This is a non-starter. Paladins don't get their powers revoked in D&D 4e, nor are they granted by a god to begin with. If you have your PHB1 handy, turn it open to the Paladin class description and take a look at the paragraph in the top-left of the second page.
In short, Paladins receive their powers through training, an initiation rite, their boundless faith, or so on. Once the Paladin has started down the path of being a Paladin, their powers are their own and are theirs to keep. They are not granted daily by a god, but simply the Paladin's own, as an expression and manifestation of their faith. They cannot be revoked any more than a Sorcerer can be robbed of their spells or a Rogue can be robbed of their ability to smuggle knives into peoples' faces. (For the record, the same applies for Clerics and other divine classes.)
This is a pretty significant departure from previous editions. Another significant departure is that the Gods are distant and mysterious, and generally not concerned with interacting with mortals. Mechanically, the Gods are almost entirely irrelevant.
What should happen instead?
Instead, your dwarf would have his divine order turn their back on him. Pelor may do so, but it's highly unlikely he or his order had much contact with Pelor or his servants to begin with. The dwarf would still have his powers, because D&D 4e doesn't have any concept of power-revocation. He may simply be unable or unwilling to use them, possibly out of shame, or out of threats by his order. How you handle that is up to you.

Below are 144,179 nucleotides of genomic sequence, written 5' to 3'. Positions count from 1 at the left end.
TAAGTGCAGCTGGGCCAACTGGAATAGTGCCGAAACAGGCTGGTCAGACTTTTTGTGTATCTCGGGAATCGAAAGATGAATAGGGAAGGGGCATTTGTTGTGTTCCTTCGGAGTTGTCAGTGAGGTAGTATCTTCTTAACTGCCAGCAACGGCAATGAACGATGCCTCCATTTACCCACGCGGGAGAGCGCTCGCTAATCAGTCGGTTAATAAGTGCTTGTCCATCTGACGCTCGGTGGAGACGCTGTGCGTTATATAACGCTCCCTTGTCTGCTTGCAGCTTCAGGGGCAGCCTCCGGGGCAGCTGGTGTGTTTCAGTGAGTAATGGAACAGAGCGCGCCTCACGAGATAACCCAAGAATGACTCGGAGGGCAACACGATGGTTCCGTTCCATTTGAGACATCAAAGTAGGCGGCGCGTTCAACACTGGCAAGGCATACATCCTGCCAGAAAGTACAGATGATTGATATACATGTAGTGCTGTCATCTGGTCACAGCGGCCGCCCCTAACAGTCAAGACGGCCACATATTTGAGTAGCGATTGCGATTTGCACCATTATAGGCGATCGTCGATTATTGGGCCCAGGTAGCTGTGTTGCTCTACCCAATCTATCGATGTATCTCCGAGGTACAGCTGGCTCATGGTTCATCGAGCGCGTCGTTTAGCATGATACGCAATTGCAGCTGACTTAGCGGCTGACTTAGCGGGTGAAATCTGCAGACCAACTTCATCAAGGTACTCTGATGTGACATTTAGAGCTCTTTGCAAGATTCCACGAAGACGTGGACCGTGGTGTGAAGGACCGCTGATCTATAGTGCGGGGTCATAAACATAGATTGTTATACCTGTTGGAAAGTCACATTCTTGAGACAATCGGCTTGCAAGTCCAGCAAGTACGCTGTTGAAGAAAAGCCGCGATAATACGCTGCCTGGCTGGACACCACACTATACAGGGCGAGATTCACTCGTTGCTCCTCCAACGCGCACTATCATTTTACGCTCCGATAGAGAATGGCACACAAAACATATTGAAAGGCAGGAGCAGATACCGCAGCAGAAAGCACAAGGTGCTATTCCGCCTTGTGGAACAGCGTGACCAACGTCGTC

Is there any reason Pelor shouldn't revoke his powers?
Yes: You'd set a precedent that 4e works the way 3.5e did where it does not and should not, and send two clear messages. First, that divine classes should constrain their actions based on alignment under fear of loss of all power, and second, that alignment is mechanically significant.
Neither of these things are the case otherwise, and D&D 4e is designed based on the idea they aren't the case. Classes are designed to be equal and balanced at all levels, and the alignment system is mechanically so insignificant you could remove it and affect almost nothing. 4e doesn't share 3.5e's philosophy of major catastrophic character damage being an OK thing - destruction of levels, attribute scores or unique equipment generally just doesn't happen, and nor does loss of class features.
Overall, in 4e I would strongly advise staying with D&D 4e's philosophy of Divine classes not being god-fuelled or under threat of losing their powers. The consequences suggested - a character's order hunting them down, among other things - are more appropriate for 4th edition, and push the story forward in accordance with its heroic themes.